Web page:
3 Basic Steps to Learn Swimming Easier- How Parents Can Help Their Kids

Has your child ever told you, ‘I don’t want to do swimming lessons anymore’? And going to each lesson after that turned out to be a challenge at home? Have you ever wondered how you could help your child to progress more easily and to have a smoother learn-to-swim journey?

As a mum to one child and as a swim teacher with 20 years’ experience, I have a pretty good idea on what works and what doesn’t when it comes to learning to swim. So please allow me to share with you a few simple things that you could do, or at least consider doing, to make your child’s learn-to-swim journey easier. Here are 3 basic steps to learn swimming easier:

1) Swimming Needs A Long Term View  

Remember, not all children find learning to swim easy and they all learn at different speeds and none will master it all over the short term.  

Learning Front crawlYes, it does take longer when your children are learning something as complicated as swimming. In order to be a competent swimmer, a child should be completely at ease in the water (100% water confident), coordinated, have good muscular strength and stamina to swim continuously and with polished technique (we are not talking about doggy paddle).

It really does take time to build all these skills in a child. If a child consistently and continuously participates in properly planned and taught swim lessons, then all the necessary skills will be learnt. But it takes time.

So please be patient and try to avoid the common pitfall of comparing notes with other parents and carers (see also part 3)!

2) Avoid Taking Long Breaks Between Swimming Lessons                        

Swimming Improves CoordinationUnfortunately, regression is inevitable when there is no regular practice taking place. Whether it is speaking another language, playing a musical instrument or learning swimming, regular practice is vital. Practice is important not only for progression but also to maintain the acquired skills. Without regular practice, we all regress and that applies to adults as well as children.

Children who are still in the learning stages of swimming, particularly early on, tend to lose momentum and regress very quickly during long breaks.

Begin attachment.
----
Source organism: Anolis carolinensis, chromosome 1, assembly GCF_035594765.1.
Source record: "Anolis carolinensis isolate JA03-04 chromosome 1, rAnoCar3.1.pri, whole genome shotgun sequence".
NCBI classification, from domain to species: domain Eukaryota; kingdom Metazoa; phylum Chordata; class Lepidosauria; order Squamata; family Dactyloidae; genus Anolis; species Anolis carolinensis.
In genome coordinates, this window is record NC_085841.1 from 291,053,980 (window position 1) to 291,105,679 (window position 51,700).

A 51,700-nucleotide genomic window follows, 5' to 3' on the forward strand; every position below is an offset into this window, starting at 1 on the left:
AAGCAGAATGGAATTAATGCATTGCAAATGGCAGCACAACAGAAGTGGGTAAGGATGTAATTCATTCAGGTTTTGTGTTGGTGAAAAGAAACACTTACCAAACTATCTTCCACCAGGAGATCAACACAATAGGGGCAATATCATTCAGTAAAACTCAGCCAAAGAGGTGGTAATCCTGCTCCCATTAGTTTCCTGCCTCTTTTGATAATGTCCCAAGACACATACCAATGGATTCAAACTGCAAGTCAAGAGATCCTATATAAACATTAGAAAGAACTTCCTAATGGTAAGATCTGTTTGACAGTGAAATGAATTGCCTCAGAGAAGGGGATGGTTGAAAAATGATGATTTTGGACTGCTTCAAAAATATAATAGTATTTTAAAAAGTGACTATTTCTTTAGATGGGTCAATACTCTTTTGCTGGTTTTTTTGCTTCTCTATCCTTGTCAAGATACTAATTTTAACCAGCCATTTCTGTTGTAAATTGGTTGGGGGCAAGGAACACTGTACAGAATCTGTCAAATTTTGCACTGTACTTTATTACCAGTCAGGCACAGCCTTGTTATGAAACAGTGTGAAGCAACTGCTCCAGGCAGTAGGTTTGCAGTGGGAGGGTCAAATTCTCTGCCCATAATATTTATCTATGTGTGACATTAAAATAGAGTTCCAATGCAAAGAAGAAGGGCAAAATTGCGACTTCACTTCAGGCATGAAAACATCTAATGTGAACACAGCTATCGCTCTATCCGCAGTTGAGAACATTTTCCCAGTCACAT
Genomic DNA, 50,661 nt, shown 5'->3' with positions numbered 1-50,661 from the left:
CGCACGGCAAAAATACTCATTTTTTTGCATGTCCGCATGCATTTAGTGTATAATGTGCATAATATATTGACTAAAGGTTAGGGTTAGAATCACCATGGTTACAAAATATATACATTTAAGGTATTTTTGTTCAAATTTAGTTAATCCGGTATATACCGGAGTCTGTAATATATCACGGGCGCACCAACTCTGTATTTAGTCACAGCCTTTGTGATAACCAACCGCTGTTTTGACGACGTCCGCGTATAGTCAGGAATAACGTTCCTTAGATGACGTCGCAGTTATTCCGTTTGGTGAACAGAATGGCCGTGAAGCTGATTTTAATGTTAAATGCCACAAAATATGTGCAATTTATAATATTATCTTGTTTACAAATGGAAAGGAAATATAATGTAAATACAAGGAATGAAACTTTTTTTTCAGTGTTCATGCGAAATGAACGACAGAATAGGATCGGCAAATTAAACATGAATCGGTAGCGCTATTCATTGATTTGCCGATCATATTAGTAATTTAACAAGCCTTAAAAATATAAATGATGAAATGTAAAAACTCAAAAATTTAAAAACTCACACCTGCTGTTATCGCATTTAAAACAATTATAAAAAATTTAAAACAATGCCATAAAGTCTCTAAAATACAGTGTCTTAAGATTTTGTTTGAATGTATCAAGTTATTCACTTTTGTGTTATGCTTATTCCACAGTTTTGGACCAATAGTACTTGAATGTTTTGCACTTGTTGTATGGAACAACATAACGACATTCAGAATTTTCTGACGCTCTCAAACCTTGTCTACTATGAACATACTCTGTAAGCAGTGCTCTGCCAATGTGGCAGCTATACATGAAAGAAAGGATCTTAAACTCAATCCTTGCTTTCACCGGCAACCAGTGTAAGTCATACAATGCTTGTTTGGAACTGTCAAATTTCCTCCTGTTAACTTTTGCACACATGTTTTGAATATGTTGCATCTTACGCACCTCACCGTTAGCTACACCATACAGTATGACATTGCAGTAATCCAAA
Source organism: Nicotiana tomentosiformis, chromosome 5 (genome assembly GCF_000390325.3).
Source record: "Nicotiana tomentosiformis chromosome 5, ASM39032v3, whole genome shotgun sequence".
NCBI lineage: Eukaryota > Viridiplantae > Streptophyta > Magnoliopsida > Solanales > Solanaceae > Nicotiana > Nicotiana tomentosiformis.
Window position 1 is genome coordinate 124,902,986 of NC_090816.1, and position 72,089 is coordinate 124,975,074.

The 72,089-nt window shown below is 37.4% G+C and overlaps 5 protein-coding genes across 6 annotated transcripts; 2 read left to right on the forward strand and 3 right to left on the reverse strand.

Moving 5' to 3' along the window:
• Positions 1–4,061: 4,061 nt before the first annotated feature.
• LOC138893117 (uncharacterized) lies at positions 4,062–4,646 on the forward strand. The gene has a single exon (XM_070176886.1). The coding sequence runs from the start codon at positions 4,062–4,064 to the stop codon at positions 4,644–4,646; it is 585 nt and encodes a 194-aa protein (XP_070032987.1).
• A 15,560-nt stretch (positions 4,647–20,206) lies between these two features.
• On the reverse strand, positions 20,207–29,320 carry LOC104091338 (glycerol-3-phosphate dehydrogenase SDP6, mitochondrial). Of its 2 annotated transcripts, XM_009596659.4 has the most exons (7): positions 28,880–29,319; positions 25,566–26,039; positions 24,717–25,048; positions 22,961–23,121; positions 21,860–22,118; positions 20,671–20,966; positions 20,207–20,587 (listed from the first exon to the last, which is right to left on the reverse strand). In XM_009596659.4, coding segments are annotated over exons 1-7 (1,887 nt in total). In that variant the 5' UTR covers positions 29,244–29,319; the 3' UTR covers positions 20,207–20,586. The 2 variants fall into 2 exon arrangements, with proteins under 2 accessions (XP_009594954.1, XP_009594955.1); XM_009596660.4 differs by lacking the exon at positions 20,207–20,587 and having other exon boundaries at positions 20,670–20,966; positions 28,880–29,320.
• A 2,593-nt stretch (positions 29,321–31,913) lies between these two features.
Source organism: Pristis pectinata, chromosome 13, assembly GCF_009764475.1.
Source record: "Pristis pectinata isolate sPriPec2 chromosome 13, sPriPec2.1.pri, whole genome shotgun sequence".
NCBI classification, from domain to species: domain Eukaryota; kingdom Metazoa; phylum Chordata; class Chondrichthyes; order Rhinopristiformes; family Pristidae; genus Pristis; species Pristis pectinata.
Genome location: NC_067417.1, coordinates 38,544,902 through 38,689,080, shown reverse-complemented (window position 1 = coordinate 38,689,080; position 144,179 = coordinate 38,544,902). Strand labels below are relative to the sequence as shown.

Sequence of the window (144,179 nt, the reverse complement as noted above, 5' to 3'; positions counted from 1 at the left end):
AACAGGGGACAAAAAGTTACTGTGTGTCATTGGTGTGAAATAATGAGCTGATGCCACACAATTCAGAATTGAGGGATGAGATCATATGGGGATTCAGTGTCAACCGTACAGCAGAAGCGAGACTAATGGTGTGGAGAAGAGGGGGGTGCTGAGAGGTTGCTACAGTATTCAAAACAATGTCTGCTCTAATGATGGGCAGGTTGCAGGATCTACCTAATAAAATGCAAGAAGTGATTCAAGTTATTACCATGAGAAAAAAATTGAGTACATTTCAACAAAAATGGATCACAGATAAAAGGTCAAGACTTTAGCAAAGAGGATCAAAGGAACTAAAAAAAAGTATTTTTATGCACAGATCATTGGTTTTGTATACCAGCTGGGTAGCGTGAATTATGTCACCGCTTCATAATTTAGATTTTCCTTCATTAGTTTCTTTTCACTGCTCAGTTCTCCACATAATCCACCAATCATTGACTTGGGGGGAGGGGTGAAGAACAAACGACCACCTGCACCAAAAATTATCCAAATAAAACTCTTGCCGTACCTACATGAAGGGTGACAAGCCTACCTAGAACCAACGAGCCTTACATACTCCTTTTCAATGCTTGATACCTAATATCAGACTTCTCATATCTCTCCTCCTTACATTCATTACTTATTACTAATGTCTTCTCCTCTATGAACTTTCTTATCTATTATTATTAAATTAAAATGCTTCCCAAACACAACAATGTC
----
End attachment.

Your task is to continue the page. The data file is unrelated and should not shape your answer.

I have seen this happen many times and there is enough science to back up this theory up.

When a child returns to swimming lessons after a long break, the teacher has to start from where a child is at that point of re-start not where he/she had been when lessons had stopped and this is something for parents to bear in mind.                                                                                   
getting water confidence is the first step of learning swimming

When a child starts as a complete beginner, it takes a while for a teacher to build the trust needed to teach new skills to a child. When trust is formed and there is a good rapport between a teacher and a learner, the learner’s confidence grows. In swimming, when water-confidence improves, children normally start progressing more quickly because they can do the skill-building practices which previously they would have avoided due to nervousness and uncertainty. And then, step by step, the proper learning process starts by acquiring skills such as floating on front and back, kicking and blowing bubbles etc.

Now you can see why, as a swim teacher I feel it’s a shame when I hear people say, ’We are just stopping for the winter and will be back when weather is warm again.’

As a parent, please think of all that time, effort and energy that you have invested in your child, encouraging them to learn the basics of swimming before you decide to step away from it for a long break.

3) Swimming is a Competitive Sport; Learning To Swim Is Not!  

Twins learning to swimLearning to swim is a step by step process. Accepting that all children are different and focusing just on your own child’s progression really could take the pressure off your child. I do have countless stories of how different kids learn to swim at different paces.

Parents having and communicating, however subtly, very high expectations about progression could take all the fun out of the learning process for the kids.  Even twins don’t learn at the same pace when swimming.

So, please avoid comparisons to other children and remember that every child is different. If you have any concerns about your child’s learn-to-swim journey, please do talk to your child’s swim teacher directly.

You can enquire about our swimming lessons.

If you have any questions about this blog or other blog please feel free to get in touch with us.